Lewis Gale Physicians February 14, 2018

According to Prevent Blindness America® over 25,000 people seek treatment for sports-related eye injuries every year. Almost all of these injuries can be prevented. Everyone should get into the habit of protecting their eyes, whether at work or at play. Unfortunately, many people do not think about wearing eye protection.

Parents, coaches and teachers can help encourage the use of appropriate eye safety wear and take the following steps to avoid sports eye injuries:

  • Wear proper safety goggles (lensed polycarbonate protectors) for racquet sports or basketball. To ensure that eyes are protected, it is important that any eye guard or sports protective eyewear is labeled as ASTM F803 approved. This eyewear is performance-tested to give the highest level of protection.
  • Use batting helmets with polycarbonate face shields for youth baseball.
  • Use helmets and face shields approved by the U.S. Amateur Hockey Association when playing hockey.
  • Know that regular glasses and sunglasses do not provide enough protection

Risks by Sport

According to the National Eye Institute (NEI), eye injuries are the leading cause of blindness in children in the United States. Some sports carry a greater risk than others, but ninety percent of all sports-related eye injuries can be prevented. Baseball is the leading cause of sports-related eye injury in children 14 and under and is considered high risk. Football carries a moderate risk. See the table below for the risk of eye injury in other sports, too.

High Risk Moderate Risk Low Risk
Baseball Football Bicycling
Basketball Golf Diving
Boxing Badminton Skiing
Hockey Soccer SWimming
Paintball Tennis Wrestling
Racquetball Fishing
Softball
Squash

What is the correct eye protection for each sport?

The three primary types of eye protection are safety glasses, safety goggles, and face shields. Ask an eye care professional or a reputable sports store for additional advice about protecting vision for specific sports.

Sport Eye Protection
Badminton Sports goggles with polycarbonate lenses
Baseball Polycarbonate face guard or other certified safe protection attached to the helmet for batting and base running; sports goggles with polycarbonate lenses for fielding
Basketball Sports goggles with polycarbonate lenses
Bicycling (LER)* Sturdy street-wear frames with polycarbonate or CR-39 lenses
Boxing None is available
Fencing Full-face cage
Field Hockey Goalie: full-face mask; all others: sports goggles with polycarbonate lenses
Football Polycarbonate shield on helmet
Full-contact martial arts Not allowed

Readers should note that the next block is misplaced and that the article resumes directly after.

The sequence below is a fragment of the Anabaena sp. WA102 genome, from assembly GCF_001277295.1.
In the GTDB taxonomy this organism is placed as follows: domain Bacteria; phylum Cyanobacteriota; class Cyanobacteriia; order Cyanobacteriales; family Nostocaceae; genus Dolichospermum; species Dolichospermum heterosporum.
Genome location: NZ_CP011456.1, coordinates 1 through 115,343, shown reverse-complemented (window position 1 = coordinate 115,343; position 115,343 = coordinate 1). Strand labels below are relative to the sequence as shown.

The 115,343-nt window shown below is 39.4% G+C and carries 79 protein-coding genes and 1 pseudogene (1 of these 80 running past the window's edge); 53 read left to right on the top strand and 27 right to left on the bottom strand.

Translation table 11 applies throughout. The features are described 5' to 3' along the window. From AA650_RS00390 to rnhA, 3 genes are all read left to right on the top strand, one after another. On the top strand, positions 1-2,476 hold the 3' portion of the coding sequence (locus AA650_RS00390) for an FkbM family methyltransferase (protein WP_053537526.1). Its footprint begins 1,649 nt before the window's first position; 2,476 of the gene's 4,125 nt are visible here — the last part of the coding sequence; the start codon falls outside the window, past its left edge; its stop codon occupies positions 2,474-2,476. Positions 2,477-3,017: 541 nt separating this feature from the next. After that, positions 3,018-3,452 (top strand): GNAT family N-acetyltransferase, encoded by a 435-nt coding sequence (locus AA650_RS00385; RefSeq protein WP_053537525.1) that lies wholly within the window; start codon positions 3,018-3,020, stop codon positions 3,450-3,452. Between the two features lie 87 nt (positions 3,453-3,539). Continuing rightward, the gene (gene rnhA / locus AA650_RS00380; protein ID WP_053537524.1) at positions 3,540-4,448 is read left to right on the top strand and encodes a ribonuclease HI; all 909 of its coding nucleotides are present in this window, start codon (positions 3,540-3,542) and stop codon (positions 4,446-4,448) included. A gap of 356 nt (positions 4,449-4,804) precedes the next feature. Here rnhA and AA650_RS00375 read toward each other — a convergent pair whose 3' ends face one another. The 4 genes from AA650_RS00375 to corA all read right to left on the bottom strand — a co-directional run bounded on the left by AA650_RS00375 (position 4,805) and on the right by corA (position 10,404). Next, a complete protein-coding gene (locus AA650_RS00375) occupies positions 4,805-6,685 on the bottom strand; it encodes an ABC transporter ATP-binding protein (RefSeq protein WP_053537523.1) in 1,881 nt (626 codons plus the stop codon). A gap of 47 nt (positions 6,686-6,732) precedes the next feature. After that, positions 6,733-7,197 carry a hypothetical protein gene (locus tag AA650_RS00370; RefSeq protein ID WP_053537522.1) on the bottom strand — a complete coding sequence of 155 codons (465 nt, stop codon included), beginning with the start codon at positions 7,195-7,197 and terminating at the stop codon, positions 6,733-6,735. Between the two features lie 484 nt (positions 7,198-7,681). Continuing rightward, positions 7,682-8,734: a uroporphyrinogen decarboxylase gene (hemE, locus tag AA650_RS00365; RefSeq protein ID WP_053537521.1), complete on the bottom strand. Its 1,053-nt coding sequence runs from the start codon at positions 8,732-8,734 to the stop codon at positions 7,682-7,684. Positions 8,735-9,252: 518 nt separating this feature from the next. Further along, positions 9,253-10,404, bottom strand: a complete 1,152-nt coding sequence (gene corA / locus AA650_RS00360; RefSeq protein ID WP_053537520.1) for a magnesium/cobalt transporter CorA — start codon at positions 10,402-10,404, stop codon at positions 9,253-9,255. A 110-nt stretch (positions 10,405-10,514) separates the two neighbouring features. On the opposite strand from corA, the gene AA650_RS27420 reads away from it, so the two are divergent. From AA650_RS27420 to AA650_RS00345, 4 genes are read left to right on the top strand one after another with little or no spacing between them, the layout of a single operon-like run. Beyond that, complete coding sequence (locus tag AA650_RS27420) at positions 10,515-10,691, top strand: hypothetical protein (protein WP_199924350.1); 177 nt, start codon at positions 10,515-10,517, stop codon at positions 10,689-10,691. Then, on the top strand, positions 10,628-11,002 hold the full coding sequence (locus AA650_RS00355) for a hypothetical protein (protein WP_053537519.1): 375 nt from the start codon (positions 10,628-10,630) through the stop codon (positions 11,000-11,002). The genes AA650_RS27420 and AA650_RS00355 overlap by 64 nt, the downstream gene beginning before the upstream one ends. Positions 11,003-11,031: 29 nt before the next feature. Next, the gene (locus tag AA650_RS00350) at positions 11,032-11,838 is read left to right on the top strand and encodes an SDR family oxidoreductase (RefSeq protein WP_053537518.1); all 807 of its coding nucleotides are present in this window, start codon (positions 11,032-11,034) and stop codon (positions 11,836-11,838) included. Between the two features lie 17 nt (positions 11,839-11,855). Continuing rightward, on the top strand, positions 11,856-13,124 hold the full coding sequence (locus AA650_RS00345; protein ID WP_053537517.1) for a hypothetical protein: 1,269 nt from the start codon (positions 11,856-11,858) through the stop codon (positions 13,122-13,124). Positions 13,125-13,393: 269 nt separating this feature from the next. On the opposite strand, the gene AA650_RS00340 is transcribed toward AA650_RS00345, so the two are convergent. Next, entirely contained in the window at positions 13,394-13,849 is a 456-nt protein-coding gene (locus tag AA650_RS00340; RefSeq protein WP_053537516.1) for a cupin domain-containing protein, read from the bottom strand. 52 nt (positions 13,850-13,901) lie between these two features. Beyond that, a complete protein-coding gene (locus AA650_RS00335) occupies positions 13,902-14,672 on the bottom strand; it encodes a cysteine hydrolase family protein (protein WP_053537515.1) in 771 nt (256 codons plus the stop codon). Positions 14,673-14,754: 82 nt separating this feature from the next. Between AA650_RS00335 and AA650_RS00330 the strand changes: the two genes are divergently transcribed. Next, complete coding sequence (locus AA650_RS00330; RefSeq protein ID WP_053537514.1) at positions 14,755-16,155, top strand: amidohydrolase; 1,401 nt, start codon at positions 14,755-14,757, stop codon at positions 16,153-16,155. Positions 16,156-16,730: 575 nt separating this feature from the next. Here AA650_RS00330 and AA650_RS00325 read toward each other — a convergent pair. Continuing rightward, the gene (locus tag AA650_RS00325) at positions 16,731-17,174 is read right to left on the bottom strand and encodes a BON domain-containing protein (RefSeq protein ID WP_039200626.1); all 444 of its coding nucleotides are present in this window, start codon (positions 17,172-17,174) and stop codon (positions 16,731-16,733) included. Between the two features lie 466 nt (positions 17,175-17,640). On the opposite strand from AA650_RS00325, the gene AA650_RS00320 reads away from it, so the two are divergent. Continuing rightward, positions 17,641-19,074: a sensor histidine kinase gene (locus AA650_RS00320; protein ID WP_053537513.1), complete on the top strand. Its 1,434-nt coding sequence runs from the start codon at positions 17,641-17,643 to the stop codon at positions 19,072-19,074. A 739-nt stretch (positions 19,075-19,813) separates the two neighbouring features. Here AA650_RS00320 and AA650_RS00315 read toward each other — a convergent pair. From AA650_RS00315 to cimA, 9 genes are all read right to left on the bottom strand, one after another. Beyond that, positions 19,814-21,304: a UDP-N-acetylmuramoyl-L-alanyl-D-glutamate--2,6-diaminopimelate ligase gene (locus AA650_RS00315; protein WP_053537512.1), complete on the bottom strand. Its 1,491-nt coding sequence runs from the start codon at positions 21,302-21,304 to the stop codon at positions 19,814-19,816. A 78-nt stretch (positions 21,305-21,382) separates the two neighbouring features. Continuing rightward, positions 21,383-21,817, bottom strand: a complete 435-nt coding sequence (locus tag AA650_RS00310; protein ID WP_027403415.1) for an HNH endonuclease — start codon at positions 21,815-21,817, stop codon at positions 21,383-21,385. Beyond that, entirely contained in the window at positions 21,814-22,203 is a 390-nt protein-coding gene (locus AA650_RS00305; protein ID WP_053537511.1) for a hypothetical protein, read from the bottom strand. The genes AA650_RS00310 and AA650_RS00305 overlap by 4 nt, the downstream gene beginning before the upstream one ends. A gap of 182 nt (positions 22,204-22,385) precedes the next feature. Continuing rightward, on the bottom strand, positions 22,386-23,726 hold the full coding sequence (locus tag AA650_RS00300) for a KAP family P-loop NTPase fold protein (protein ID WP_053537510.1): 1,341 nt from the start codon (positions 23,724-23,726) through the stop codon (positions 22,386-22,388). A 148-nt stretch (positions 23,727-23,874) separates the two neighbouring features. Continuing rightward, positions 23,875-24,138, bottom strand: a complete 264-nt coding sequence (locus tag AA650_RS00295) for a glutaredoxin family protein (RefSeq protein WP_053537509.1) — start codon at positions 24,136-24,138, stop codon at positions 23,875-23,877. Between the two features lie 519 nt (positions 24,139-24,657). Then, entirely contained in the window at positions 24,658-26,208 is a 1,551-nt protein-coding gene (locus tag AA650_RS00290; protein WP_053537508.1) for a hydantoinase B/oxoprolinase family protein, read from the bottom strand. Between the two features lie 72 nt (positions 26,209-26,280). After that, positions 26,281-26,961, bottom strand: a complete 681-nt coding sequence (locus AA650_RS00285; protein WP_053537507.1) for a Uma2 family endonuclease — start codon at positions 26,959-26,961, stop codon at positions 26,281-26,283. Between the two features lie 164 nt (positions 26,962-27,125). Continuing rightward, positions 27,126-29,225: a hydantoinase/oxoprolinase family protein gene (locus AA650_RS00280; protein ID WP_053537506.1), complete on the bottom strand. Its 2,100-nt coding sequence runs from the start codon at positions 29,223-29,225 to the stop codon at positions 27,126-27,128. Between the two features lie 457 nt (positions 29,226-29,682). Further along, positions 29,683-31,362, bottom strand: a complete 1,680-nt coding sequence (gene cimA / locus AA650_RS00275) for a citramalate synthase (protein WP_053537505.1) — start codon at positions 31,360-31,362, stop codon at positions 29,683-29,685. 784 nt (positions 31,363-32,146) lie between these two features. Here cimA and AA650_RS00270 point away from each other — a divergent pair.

Handball** Sports goggles with polycarbonate lenses
Ice Hockey Helmet and full-face protection
Lacrosse (male) Helmet and full-face protection required
Lacrosse (female) Should at least wear sports goggles with polycarbonate lenses and have option to wear helmet and full-face protection
Racquetball** Sports goggles with polycarbonate lenses
Soccer Sports goggles with polycarbonate lenses
Softball Polycarbonate face guard on a helmet for batting and base running; sports goggles with polycarbonate lenses for fielding
Squash** Sports goggles with polycarbonate lenses
Street hockey Sports goggles with polycarbonate lenses; goalie: full face cage §
Swimming and pool sports Swim goggles recommended
Tennis: doubles Sports goggles with polycarbonate lenses
Tennis: singles Sturdy street-wear frames with polycarbonate lenses
Track and field (LER)* Sturdy street-wear frames with polycarbonate or CR-39 lenses
Water polo Swim goggles with polycarbonate lenses
Wrestling None is available

* For sports in which face masks or helmets with eye protection are worn, functionally one-eyed athletes and those with previous eye trauma or surgery for whom their ophthalmologists recommend eye protection must also wear sports goggles with polycarbonate lenses to ensure protection.
† LER indicates low eye risk.
‡ Goggles without lenses are not effective.
§ A street hockey ball can penetrate into a molded goalie mask and injure an eye.
Source: National Eye Institute (NEI)

Sources:
Prevent Blindness American® www.preventblindness.org
National Eye Institute (NEI) https://nei.nih.gov/sports

If you need assistance in selecting the correct eye wear for your sport (or for life in general), Dr. Richard Johnson is available to help. To schedule an appointment, call the office at (540) 772-3480 or click the button to schedule an appointment online.

Book An Appointment Online with Dr. Richard Johnson

tags: eye-care , safety , sports